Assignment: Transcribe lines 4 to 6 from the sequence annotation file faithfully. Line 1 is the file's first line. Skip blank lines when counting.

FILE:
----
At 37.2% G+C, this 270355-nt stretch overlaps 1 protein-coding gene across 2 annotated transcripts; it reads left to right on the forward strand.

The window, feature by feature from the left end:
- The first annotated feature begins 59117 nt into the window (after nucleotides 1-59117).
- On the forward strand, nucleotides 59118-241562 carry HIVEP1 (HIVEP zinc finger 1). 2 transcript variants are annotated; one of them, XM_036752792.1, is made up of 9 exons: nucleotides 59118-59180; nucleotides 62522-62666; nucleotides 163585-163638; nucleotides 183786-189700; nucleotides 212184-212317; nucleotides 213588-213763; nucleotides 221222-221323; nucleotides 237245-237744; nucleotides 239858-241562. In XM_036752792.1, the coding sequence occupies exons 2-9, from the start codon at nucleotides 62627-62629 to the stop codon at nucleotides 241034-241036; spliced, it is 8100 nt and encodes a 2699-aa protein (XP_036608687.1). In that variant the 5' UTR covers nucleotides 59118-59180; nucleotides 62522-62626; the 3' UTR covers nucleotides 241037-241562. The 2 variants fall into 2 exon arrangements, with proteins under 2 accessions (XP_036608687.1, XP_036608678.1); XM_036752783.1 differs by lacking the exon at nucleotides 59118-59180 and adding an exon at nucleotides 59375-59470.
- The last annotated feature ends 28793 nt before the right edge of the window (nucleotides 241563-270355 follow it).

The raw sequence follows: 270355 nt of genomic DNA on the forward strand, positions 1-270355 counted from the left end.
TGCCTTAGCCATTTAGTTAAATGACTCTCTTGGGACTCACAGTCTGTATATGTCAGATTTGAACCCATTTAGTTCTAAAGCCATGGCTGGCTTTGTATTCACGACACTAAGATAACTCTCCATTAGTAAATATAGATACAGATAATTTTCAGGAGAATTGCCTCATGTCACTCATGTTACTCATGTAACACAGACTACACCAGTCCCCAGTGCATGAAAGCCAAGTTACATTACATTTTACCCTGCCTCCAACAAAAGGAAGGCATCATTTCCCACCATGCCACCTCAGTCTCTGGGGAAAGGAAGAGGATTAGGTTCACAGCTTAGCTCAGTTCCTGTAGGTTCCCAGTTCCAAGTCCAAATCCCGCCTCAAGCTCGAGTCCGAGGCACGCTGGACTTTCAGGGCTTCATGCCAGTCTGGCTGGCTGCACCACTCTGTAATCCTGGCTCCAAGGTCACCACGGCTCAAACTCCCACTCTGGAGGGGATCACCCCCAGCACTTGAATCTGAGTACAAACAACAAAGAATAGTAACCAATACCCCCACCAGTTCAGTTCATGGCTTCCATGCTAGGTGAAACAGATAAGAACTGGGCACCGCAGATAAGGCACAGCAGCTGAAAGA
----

- On the forward strand, nucleotides 59118-241562 carry HIVEP1 (HIVEP zinc finger 1). 2 transcript variants are annotated; one of them, XM_036752792.1, is made up of 9 exons: nucleotides 59118-59180; nucleotides 62522-62666; nucleotides 163585-163638; nucleotides 183786-189700; nucleotides 212184-212317; nucleotides 213588-213763; nucleotides 221222-221323; nucleotides 237245-237744; nucleotides 239858-241562. In XM_036752792.1, the coding sequence occupies exons 2-9, from the start codon at nucleotides 62627-62629 to the stop codon at nucleotides 241034-241036; spliced, it is 8100 nt and encodes a 2699-aa protein (XP_036608687.1). In that variant the 5' UTR covers nucleotides 59118-59180; nucleotides 62522-62626; the 3' UTR covers nucleotides 241037-241562. The 2 variants fall into 2 exon arrangements, with proteins under 2 accessions (XP_036608687.1, XP_036608678.1); XM_036752783.1 differs by lacking the exon at nucleotides 59118-59180 and adding an exon at nucleotides 59375-59470.
- The last annotated feature ends 28793 nt before the right edge of the window (nucleotides 241563-270355 follow it).

The raw sequence follows: 270355 nt of genomic DNA on the forward strand, positions 1-270355 counted from the left end.